Then "they" are talking rubbish! If you fancy that course and think it's the most suitable fit for you, then go for it. I have been involved in selection for many years and have NEVER encountered extra points for a "top" university and binning of applications from "lesser" institutions. Go with what suits you and get as much out of it as possible. That is what will increase your chances of success, not the name or reputation of the university.
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Spatch
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Re: Degree pedigree

Post by Spatch »

I’m not really a university snob (wouldn’t be considering it otherwise) but my worry is that if I ever did go for the doctorate I would be potentially putting myself at a disadvantage. So now I’m a bit cautious. I notice that the marketing in some of the newer universities offering the conversion aren’t exactly boasting about their success rate. Any thoughts?
Not sure if folk know but this has been the focus of some study (shout out to Katrina Scior from the UCL DClinPsy crew).

https://www.bps.org.uk/blogs/dr-katrina ... ining-fair

For those unable to access this (or too lazy to click the link), the relevant points are summarised below

"Supported by a small grant from the Leeds Clearing House we set out to explore whether access to clinical psychology training is similarly skewed, by examining the influence of educational background on the outcome of applications to the UK’s 30 clinical psychology training courses...Taking into account both the type of school and the type of university where applicants completed their first degree (pre-1992 vs post-1992 institutions), as well as their degree class, we looked at data from September 2011 on the 2719 UK applicants for entry to clinical psychology training, of whom 17% (461 individuals) were offered a training place...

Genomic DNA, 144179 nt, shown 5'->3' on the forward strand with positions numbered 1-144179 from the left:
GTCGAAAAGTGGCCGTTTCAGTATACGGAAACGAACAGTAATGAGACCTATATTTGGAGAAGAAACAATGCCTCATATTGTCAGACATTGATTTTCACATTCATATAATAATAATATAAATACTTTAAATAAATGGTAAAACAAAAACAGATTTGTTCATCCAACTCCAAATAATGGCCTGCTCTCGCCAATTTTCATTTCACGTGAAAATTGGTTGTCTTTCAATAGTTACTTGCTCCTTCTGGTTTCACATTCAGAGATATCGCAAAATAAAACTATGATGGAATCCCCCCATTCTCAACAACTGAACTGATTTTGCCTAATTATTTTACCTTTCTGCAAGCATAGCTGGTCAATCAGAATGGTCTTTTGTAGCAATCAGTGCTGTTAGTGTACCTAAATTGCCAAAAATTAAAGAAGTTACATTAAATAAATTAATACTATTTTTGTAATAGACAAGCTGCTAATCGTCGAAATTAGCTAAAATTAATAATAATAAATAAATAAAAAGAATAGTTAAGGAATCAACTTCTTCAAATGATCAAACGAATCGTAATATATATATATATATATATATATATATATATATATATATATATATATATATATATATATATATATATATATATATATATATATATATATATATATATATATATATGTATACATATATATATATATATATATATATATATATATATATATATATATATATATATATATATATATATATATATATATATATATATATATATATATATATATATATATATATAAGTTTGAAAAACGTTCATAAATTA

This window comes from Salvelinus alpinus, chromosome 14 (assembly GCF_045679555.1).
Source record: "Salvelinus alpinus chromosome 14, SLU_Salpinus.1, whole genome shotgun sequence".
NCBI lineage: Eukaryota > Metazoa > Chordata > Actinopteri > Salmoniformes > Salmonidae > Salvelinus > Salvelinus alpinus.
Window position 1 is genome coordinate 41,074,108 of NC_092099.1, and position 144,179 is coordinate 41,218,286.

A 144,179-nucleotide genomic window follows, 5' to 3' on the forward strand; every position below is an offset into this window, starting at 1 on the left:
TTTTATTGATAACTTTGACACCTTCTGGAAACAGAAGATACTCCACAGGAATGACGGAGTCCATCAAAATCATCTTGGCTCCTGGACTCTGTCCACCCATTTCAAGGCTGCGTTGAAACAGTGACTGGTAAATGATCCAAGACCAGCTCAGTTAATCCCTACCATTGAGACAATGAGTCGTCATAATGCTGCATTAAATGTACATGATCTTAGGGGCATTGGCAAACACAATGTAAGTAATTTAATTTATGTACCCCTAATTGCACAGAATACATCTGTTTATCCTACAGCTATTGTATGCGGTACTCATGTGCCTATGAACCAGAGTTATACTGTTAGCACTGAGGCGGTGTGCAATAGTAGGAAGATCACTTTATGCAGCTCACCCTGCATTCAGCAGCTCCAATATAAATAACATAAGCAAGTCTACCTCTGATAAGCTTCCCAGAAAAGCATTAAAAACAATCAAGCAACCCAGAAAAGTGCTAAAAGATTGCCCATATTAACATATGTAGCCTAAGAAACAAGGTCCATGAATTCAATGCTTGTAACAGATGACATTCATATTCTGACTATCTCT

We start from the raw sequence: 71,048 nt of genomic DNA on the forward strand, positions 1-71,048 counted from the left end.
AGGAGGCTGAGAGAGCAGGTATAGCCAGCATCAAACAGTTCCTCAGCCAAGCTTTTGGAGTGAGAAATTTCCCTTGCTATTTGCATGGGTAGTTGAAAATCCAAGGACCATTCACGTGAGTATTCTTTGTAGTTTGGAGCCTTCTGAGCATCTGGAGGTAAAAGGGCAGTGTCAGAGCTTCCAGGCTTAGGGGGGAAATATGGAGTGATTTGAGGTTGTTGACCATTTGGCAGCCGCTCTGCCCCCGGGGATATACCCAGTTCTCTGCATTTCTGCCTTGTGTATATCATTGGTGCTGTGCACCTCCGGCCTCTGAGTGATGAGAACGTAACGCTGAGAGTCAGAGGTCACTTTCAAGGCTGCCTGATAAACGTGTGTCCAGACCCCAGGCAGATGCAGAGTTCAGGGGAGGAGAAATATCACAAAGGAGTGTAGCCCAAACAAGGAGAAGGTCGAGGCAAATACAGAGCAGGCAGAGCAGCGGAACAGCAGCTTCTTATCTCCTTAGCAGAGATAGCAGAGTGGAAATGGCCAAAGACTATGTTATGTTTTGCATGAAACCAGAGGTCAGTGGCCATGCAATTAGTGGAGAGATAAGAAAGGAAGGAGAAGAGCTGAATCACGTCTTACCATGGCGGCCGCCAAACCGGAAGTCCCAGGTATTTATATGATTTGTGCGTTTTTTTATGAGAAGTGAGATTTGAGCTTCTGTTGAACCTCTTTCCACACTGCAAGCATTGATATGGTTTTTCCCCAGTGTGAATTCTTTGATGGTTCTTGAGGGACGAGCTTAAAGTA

...Applicants who attended post-1992 universities were more likely to be rejected without interview and less likely to gain a place than applicants who attended pre-1992 universities.

...52% of psychology undergraduates major at post-1992 universities but only 36% of applicants for clinical psychology training were graduates of post-1992 institutions (2010/11 figures). We see a further drop-off in the proportion of graduates from post-1992 institutions during selection as only 23% of places offered to UK graduates in 2011 went to applicants from such universities."


Type of uni for undergrad has also been talked about on previous threads such as
viewtopic.php?f=6&t=11910&hilit=former+poly&start=60

Beyond this, having gone through selecting for several years, I wouldn't say that people give extra points for the university you go to or bin applications from "lesser" ones, but the contextual factors may have some wider impact. For example, Bath are explicit that they count A-levels, which are an indirect marker for the type of university someone is likely to attend. Places like Oxford or London have lots of strong research teams, clinics and services and a critical mass of psychologists so may facilitate gathering really good experience.

That is not to say it is impossible and I am not intending to put anyone off. The above research demonstrates people get through, but also there does seem to be leakage at the various stages of selection around this.
Shameless plug alert:

Irrelevant Experience: The Secret Diary of an Assistant Psychologist is available at Amazon
http://www.amazon.co.uk/Irrelevant-Expe ... 00EQFE5JW/